Donor promised to make Clinton ‘look good’ on advisory board

Donor promised to make Clinton ‘look good’ on advisory board
© Haiyun Jiang

A top Democratic donor appointed by then-Secretary of State Hillary ClintonHillary Diane Rodham ClintonDemocrat Katie Porter unseats GOP's Mimi Walters Former Facebook security chief: 'I failed to prepare my employer' on Russian disinformation Rand Paul: Facebook must 'convince conservatives they're not the enemy' MORE to an official advisory board without apparent background in national security promised in an email to a senior aide that he would make Clinton “look good.”

“I know I will be able to hold my own and be valued contributor to this board,” Rajiv Fernando told longtime Clinton deputy Huma Abedin in September of 2009. “I promise I will make the Secretary look good.”


In other emails, Fernando appeared to acknowledge his lack of requisite experience for a slot on the International Security Advisory Board but lobbied Abedin for the position all the same.

“Everybody on that board is a top level defense expert, yet, I feel like I can add a lot to the group,” he told her. “I have two professors from Northwestern and one from University of Chicago who are international security experts and are getting me up to speed on the academics behind the field.”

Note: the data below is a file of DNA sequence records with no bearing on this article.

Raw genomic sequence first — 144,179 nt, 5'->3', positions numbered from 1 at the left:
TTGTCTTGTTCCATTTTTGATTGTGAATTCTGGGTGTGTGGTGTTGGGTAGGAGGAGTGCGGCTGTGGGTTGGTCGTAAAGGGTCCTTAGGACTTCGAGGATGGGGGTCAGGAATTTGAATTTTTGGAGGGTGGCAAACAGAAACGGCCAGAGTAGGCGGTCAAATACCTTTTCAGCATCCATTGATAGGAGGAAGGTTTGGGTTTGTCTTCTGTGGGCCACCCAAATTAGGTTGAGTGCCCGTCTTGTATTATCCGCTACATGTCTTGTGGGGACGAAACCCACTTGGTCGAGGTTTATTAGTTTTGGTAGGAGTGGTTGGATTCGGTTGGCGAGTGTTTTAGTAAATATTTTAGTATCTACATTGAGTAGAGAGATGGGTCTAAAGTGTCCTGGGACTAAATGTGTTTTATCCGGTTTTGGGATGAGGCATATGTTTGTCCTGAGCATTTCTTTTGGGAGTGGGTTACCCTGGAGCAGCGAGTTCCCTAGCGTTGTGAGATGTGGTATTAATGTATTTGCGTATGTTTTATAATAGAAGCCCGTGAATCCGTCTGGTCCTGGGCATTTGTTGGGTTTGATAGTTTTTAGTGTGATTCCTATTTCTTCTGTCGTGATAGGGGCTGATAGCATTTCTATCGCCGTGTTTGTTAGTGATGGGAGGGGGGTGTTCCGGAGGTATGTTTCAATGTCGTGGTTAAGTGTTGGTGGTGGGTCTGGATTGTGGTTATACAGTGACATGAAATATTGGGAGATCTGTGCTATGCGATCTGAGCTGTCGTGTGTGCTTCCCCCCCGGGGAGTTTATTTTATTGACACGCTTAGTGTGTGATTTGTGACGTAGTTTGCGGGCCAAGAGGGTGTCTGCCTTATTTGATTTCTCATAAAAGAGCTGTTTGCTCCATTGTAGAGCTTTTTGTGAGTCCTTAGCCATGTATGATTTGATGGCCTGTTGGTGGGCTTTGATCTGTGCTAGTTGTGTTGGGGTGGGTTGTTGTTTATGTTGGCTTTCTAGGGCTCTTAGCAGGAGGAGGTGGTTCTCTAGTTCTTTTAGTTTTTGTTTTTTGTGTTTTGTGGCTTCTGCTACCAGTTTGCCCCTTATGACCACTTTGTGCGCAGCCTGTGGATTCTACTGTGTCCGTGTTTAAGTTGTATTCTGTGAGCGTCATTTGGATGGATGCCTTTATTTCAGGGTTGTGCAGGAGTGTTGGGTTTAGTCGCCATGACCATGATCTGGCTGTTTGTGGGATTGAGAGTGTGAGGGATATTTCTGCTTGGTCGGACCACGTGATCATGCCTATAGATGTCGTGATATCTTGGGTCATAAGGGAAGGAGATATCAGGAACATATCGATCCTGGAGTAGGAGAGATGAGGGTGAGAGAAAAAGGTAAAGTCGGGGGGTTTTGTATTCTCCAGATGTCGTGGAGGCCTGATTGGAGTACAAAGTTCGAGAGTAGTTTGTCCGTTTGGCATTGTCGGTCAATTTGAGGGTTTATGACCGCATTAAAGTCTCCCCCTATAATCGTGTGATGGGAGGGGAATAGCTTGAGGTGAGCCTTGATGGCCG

The emails, provided to McClatchy by conservative organization Citizens United, are likely to increase scrutiny on Fernando’s appointment while Clinton was in office.

The financial trader has been a prolific donor to Democrats, including Clinton’s past Senate and presidential campaigns. He also contributed between $1 million and $5 million to the Clinton Foundation.

In 2011, Fernando was appointed to the advisory board, which weighs in on arms control and nonproliferation issues. He resigned the following year following an inquiry from ABC News questioning his qualifications.

The issue is becoming a sore spot for the State Department and could turn into a vulnerability for Clinton, the presumptive Democratic nominee for president.

Donald TrumpDonald John TrumpAvenatti ‘still considering’ presidential run despite domestic violence arrest Mulvaney positioning himself to be Commerce Secretary: report Kasich: Wouldn’t want presidential run to ‘diminish my voice’ MORE, Clinton's Republican counterpart, has hit her on the issue, which he says proves she is “crooked.”

As the news was coming to light, one senior State Department official appeared to mock the selection, asking in an email why Fernando couldn’t “have landed a spot on the President’s Physical Fitness Council.”

The State Department, however, has defended the selection, noting that the board is supposed to be comprised of a broad cross-section of experts.

--This report was updated at 10:54 a.m.